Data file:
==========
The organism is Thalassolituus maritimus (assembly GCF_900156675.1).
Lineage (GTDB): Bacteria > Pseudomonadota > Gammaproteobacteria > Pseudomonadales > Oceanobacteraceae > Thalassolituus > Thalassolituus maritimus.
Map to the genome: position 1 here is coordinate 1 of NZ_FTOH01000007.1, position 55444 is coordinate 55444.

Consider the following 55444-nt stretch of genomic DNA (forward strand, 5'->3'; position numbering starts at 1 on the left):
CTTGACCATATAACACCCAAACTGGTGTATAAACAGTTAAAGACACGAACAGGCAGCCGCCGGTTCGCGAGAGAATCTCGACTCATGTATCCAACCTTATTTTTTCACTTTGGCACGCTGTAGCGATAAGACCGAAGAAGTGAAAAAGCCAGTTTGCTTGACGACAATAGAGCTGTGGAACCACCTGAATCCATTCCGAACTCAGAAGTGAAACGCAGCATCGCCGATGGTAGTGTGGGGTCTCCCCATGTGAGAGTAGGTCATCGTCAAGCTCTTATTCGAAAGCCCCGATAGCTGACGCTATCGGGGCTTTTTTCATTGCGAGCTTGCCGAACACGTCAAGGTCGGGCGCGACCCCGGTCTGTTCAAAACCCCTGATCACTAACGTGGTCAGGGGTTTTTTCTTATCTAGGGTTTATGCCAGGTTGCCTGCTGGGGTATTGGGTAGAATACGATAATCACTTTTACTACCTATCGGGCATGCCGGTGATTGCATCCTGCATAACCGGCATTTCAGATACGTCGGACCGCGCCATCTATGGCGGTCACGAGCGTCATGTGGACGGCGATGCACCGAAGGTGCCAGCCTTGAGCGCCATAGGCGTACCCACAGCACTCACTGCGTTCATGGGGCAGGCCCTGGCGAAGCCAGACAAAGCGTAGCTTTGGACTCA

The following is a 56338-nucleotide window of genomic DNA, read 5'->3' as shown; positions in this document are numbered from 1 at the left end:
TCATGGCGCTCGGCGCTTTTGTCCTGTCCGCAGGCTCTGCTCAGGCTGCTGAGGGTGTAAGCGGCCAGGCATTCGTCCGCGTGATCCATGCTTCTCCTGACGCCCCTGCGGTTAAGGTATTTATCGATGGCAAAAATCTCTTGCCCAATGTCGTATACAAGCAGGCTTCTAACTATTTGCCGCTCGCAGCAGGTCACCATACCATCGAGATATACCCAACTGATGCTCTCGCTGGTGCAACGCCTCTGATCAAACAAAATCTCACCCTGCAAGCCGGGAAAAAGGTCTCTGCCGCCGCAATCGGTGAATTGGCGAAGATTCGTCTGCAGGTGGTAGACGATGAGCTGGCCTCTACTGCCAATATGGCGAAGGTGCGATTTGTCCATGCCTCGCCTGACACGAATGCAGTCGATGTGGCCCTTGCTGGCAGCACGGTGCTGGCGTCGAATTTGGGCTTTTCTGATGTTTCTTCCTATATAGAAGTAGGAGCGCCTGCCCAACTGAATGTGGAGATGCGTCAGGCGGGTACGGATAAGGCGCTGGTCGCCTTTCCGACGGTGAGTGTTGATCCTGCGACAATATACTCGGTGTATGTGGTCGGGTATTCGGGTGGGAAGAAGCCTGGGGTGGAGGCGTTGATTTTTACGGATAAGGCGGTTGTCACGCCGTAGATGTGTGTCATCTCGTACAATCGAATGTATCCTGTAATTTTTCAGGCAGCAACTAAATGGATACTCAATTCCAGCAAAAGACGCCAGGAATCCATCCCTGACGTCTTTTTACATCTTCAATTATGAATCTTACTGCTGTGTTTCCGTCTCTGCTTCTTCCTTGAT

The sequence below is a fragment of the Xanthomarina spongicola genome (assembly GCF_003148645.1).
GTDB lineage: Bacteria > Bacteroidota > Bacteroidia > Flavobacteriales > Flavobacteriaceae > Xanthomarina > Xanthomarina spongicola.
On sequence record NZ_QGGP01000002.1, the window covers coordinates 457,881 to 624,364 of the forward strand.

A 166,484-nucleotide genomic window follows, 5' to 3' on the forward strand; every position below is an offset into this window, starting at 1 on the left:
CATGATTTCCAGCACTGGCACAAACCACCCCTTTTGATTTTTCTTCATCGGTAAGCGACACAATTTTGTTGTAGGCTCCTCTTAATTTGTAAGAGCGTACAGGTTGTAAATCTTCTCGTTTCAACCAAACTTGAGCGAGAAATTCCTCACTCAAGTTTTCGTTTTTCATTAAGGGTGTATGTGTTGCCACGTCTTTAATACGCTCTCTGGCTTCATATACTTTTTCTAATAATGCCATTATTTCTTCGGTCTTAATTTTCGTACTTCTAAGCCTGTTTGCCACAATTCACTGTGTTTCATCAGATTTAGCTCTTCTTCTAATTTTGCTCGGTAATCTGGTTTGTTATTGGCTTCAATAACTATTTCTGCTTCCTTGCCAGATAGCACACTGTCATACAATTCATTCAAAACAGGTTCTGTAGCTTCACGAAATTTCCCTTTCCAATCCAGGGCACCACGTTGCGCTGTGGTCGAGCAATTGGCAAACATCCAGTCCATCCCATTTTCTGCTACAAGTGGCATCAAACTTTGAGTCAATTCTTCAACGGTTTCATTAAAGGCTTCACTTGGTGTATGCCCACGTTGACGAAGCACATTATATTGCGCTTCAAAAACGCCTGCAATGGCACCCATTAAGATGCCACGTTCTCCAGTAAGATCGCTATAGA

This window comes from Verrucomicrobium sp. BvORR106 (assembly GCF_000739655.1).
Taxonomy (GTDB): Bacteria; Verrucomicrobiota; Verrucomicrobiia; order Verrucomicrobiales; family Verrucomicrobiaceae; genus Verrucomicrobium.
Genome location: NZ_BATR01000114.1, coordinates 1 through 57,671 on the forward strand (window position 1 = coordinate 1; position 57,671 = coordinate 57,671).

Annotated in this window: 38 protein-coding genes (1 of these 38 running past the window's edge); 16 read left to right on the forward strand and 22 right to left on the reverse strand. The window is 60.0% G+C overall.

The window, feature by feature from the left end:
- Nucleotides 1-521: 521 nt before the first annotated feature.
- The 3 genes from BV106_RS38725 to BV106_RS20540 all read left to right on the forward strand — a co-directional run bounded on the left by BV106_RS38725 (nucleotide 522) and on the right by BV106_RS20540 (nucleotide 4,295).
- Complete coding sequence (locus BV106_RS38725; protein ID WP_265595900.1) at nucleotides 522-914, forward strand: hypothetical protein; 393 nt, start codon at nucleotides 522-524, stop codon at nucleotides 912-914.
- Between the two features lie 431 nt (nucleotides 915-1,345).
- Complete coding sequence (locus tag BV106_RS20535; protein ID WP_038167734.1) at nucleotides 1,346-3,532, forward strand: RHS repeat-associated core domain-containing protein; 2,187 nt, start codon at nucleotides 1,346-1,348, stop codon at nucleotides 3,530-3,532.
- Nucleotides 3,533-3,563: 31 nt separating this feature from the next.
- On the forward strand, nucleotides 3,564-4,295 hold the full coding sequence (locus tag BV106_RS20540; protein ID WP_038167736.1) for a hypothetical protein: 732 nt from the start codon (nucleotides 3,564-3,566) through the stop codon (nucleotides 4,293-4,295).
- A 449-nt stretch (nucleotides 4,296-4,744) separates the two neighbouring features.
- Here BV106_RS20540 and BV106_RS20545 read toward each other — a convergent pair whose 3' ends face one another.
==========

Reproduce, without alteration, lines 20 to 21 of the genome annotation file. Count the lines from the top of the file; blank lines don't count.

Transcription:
- Complete coding sequence (locus BV106_RS38725; protein ID WP_265595900.1) at nucleotides 522-914, forward strand: hypothetical protein; 393 nt, start codon at nucleotides 522-524, stop codon at nucleotides 912-914.
- Between the two features lie 431 nt (nucleotides 915-1,345).